Only 267 days ago slightly fewer than nine months Minot was at the center of a budding love-fest between northwestern North Dakota and the petroleum industry.
Thousands of industry insiders joined local, state and federal dignitaries at the Williston Basin Petroleum Conference and Expo, where the state proudly announced that 2.1 billion to 2.6 billion barrels of oil could be recovered from the Bakken Formation.
Oil prices were at $120 per barrel and climbing, meaning the state could very well be perched atop at $300 billion-plus mineral bank account.
High-paying jobs were so abundant that industry pundits screamed from the rooftops that anyone who could pass a drug test and write their name could make $55,000 to $80,000 right off the street.
Unfortunately, it looks like the honeymoon might be over. By this past Thursday, oil had dropped to $35.10 per barrel, and one major employer, Nabors Drilling USA of Williston, had announced it would begin laying off workers. Halliburton Energy Services also told the Associated Press that "there will be positions eliminated," but declined to elaborate.
Did the drop in oil prices begin the death knell for the oil boom whose fuse had just been lit?
DJ McIntyre of Job Service North Dakota's Minot office said Thursday the office was seeing a slowdown in oil companies' hiring caused by the challenging economic climate, but that she wasn't ready to hit the panic button just yet.
"We definitely are (seeing a bit of a slowdown), yes," McIntyre said. She was careful to point out that she doesn't want to speak for the oil companies, however. Nonetheless, she was able to make observations based on recent developments.
"Most of (the companies) seem to think it's a temporary stall out," she said. "But some of them are still going strong."
She said that she was seeing that slowdown reflected in the number of jobs being advertised at Job Service ND, but that she didn't think it was reflective of a long-term trend.
"No, we aren't feeling that way right now," she said.
Locally, jobs should still be available for some time, she said.
"Lots of the people coming in to take those jobs were from out of state," she said. "The prospects for employment for our local people have not changed a lot."
Nationally, according to U.S. Department of Labor statistics, job openings in natural resources and mining fell by nearly 30 percent from October 2008 to November 2008.
The downturn in labor demand is a symptom of an overall decline in demand for petroleum. The American Petroleum Institute said Thursday that total U.S. petroleum demand has shrunk to its lowest level since 2003. The decline is attributed to the combined effects of higher prices early in the year and a weakening economy as the year progressed, according to an API press release.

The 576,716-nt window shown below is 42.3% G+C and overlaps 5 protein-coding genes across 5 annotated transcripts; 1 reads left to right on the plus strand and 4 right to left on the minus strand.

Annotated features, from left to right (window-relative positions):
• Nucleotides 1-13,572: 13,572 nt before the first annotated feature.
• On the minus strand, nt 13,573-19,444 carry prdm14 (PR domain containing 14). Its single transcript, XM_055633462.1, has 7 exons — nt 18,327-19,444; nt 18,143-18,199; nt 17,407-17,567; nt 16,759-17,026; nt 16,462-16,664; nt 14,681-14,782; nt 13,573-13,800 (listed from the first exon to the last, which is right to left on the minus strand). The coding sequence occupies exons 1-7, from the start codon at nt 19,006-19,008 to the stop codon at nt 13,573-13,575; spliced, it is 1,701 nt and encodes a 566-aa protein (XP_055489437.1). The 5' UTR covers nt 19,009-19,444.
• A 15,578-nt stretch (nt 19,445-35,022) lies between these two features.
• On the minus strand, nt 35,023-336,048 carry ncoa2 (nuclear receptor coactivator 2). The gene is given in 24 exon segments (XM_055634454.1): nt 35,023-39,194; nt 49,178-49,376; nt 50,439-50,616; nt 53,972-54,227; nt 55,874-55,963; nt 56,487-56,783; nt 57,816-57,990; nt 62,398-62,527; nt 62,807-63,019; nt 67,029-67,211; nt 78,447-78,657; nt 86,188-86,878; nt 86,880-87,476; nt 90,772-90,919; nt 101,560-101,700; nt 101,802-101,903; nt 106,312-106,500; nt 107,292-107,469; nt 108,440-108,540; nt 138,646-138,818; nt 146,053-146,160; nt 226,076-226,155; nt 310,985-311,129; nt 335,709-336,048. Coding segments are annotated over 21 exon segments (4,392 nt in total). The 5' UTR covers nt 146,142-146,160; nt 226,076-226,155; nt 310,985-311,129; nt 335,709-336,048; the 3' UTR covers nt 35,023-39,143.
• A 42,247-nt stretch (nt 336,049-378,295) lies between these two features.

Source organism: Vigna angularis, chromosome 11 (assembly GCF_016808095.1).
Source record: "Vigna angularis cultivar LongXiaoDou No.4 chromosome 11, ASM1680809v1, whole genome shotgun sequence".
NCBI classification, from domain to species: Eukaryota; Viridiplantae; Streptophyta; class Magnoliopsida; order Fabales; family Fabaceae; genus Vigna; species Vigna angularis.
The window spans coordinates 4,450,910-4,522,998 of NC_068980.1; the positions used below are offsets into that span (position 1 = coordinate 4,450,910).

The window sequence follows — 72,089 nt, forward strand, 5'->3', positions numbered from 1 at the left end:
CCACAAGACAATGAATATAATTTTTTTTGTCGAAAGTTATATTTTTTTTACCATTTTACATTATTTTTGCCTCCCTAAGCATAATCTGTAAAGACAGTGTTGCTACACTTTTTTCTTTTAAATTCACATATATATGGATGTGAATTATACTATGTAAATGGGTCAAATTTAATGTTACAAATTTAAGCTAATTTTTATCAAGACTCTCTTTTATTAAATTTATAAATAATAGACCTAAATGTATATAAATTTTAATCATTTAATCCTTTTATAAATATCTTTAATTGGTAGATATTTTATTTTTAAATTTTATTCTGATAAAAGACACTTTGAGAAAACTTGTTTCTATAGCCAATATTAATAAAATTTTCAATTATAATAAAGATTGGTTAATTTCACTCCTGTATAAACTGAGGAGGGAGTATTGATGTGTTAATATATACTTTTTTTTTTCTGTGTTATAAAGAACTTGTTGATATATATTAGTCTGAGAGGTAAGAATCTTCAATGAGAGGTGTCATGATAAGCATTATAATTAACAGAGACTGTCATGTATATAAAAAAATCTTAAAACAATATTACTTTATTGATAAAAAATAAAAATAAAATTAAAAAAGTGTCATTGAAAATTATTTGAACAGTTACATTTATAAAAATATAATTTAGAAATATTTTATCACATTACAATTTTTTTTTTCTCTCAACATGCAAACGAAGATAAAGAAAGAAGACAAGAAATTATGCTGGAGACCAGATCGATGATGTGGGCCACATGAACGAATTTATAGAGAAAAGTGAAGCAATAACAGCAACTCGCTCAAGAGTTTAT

For the year, U.S. petroleum deliveries dropped by 6 percent. Petroleum deliveries are utilized as a measure of demand, and that drop in demand reflected the largest rate of decline since 1980. Gasoline, diesel, residual fuel oils and jet fuel all plummeted in demand levels, with residual fuels falling more than 14 percent.
"All told, the magnitude of the drop in U.S. petroleum demand, which totaled more than 1.2 million barrels per day, was enough to offset the continued demand gains in developing countries around the world," said Ron Planting, statistics manager for API.
This drop in demand coincided with a drop in domestic oil production, with U.S. crude production falling below 5 million barrels per day for the first time since 1946. North Dakota bucked that trend however, with projections made in November 2008 that the state would be producing nearly 380,000 barrels per day by 2010. At that time, the state was already producing more than 185,000 barrels per day and was ready to pass Louisiana as the nation's No. 4 oil producer. At that same point in November 2008, Lynn Helms of the North Dakota Department of Mineral Resources said 96 drilling rigs were active. As of Thursday, according to the department's Web site, that number had dropped exactly 25 percent to 72.
Part of the national decline in production was due to a decline in Alaskan production, and another part was due to hurricanes Gustav and Ike.
The combined total of crude oil and product imports dropped to the lowest level in five years at 12.9 million barrels per day. Crude itself dropped 2.2 percent to fewer than 10 million barrels per day.
Ron Ness, president of the North Dakota Petroleum Council, said Thursday he is concerned about the effect of falling prices, but he is not aware of any developing trend for widespread layoffs in North Dakota's oil industry.
"Nabors is obviously a very large employer," Ness said. "There have also been a number of land companies that have had their work reduced, thereby reducing staff.
"But without contacting the individual companies, I have not heard what all is taking place."
However, he indicated that by tracking the declining number of drilling rigs at work in the state, one could infer obviously that a slowdown in activity is either on the way or is here already. Compounding the situation is the fact that the Bakken play is an expensive one to go after, with wells costing upwards of $5 million each.
At those kinds of cost levels, should the price of oil not rebound fairly soon, it will likely get worse before it gets better.
"Certainly, we continue to be very concerned about the economics right now, and the availability of capital is making the Bakken difficult," Ness said. "This is a commodity based business, there's no doubt about it."